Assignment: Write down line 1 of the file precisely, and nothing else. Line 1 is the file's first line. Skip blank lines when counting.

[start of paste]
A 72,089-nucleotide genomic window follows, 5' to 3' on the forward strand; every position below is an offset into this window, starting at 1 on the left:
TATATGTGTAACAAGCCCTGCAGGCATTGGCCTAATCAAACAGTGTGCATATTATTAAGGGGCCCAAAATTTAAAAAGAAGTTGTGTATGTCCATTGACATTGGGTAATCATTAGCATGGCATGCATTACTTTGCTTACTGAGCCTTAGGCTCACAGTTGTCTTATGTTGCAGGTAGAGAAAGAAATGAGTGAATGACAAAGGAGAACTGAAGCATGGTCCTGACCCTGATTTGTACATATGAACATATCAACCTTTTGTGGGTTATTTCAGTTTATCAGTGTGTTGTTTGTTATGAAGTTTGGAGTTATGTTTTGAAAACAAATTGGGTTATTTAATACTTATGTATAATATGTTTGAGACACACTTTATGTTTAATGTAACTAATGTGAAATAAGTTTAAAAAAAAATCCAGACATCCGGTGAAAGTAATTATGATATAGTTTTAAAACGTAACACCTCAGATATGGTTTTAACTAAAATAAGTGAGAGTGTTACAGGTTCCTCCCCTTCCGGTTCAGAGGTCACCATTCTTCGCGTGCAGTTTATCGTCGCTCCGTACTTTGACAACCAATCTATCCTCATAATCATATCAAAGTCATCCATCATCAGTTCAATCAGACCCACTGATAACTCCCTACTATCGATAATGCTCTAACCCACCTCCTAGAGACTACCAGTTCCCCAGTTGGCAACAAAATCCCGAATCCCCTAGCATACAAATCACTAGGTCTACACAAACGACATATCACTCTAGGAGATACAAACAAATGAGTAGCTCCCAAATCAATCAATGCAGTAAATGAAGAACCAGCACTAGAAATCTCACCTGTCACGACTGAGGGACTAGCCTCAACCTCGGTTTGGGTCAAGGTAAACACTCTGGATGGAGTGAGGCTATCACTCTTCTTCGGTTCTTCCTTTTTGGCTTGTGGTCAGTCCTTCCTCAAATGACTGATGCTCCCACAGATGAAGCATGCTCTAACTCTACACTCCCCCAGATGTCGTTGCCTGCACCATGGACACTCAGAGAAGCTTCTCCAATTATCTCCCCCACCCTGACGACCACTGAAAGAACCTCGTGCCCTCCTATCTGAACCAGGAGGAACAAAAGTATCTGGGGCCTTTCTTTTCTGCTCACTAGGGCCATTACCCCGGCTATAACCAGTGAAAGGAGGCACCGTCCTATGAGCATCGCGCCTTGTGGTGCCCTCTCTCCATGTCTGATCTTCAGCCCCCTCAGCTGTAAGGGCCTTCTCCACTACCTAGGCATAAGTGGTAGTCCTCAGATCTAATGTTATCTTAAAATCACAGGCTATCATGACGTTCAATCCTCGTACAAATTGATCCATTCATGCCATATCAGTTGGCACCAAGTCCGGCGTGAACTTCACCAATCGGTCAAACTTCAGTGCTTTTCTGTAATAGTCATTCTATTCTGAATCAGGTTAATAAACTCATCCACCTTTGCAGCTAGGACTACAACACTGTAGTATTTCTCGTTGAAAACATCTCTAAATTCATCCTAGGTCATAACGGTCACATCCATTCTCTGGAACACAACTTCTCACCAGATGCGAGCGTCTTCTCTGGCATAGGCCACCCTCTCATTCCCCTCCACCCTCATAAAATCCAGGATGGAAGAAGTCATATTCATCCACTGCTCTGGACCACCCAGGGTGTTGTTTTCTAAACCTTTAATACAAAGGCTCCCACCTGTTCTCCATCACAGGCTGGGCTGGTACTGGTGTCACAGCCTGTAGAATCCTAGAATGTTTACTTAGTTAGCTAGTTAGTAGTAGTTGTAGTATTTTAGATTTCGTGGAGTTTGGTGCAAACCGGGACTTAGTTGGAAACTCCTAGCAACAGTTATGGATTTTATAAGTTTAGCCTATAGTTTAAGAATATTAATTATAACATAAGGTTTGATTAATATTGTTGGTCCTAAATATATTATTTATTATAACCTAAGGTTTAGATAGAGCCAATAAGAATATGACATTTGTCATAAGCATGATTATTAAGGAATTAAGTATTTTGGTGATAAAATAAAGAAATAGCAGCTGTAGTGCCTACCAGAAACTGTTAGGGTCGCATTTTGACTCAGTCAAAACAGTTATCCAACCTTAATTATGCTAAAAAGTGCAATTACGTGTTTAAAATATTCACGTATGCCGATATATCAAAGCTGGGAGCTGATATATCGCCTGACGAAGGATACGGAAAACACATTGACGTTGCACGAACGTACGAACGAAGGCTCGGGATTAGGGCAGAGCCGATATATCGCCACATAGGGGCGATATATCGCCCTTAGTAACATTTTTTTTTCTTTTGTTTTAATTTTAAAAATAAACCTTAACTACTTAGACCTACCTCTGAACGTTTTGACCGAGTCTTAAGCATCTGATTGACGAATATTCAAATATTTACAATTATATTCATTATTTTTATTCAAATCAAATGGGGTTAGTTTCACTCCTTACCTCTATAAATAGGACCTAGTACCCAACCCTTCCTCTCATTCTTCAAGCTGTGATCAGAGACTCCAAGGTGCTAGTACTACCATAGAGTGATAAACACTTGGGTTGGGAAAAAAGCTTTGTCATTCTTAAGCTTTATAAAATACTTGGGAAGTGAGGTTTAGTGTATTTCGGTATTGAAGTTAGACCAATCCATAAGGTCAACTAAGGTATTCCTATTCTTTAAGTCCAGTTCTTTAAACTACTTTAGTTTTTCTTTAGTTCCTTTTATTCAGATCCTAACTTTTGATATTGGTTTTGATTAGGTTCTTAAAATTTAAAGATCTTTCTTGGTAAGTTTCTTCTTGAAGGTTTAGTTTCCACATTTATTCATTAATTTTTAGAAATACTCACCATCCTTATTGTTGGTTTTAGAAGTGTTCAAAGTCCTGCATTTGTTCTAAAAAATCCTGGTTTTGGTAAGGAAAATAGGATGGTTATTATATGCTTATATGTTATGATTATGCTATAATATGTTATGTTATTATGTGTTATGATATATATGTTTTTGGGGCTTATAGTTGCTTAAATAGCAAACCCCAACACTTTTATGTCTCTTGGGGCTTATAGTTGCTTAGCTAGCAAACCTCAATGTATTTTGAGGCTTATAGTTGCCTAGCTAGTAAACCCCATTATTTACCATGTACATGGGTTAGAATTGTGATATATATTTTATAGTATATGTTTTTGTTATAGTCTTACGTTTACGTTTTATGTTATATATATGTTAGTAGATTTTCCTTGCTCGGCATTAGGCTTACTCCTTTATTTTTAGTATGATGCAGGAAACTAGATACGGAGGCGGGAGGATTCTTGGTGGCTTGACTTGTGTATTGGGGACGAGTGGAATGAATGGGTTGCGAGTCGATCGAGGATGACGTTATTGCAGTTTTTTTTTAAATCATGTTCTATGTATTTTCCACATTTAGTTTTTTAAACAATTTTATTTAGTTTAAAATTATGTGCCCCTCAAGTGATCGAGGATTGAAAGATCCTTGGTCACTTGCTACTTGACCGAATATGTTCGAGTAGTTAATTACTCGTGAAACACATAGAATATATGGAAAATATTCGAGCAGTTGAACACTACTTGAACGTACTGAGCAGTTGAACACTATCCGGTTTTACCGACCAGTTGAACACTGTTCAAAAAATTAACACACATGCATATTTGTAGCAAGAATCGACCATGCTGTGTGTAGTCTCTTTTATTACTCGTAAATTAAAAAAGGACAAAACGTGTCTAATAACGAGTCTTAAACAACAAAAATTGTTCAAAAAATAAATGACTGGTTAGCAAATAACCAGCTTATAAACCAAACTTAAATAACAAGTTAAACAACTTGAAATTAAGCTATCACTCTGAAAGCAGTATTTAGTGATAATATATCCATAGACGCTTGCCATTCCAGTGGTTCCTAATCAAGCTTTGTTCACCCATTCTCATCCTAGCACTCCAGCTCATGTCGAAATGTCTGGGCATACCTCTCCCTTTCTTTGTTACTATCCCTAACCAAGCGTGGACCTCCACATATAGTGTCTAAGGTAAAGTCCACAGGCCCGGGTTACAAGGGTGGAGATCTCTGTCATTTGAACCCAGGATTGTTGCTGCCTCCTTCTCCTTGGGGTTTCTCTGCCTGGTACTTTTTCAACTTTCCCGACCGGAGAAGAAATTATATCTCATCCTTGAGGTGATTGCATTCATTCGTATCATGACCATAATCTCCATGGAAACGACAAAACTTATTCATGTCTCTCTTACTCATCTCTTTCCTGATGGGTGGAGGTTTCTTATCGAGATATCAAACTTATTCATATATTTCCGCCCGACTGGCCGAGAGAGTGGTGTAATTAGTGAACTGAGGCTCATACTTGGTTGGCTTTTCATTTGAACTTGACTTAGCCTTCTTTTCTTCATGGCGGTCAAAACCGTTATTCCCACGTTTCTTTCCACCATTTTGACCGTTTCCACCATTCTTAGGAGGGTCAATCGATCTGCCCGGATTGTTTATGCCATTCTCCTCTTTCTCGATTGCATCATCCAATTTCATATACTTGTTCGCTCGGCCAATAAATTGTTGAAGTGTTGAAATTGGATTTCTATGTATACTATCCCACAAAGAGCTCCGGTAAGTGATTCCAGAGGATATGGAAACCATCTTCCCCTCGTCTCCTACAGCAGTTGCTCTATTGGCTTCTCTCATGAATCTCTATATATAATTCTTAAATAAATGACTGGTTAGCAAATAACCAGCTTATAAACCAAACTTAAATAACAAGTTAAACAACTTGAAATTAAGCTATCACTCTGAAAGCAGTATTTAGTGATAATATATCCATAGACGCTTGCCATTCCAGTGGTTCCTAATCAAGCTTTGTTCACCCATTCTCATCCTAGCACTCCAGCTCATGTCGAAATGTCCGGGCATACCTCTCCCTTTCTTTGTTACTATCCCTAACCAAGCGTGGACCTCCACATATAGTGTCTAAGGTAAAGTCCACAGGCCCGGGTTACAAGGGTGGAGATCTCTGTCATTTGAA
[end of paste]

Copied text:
A 72,089-nucleotide genomic window follows, 5' to 3' on the forward strand; every position below is an offset into this window, starting at 1 on the left: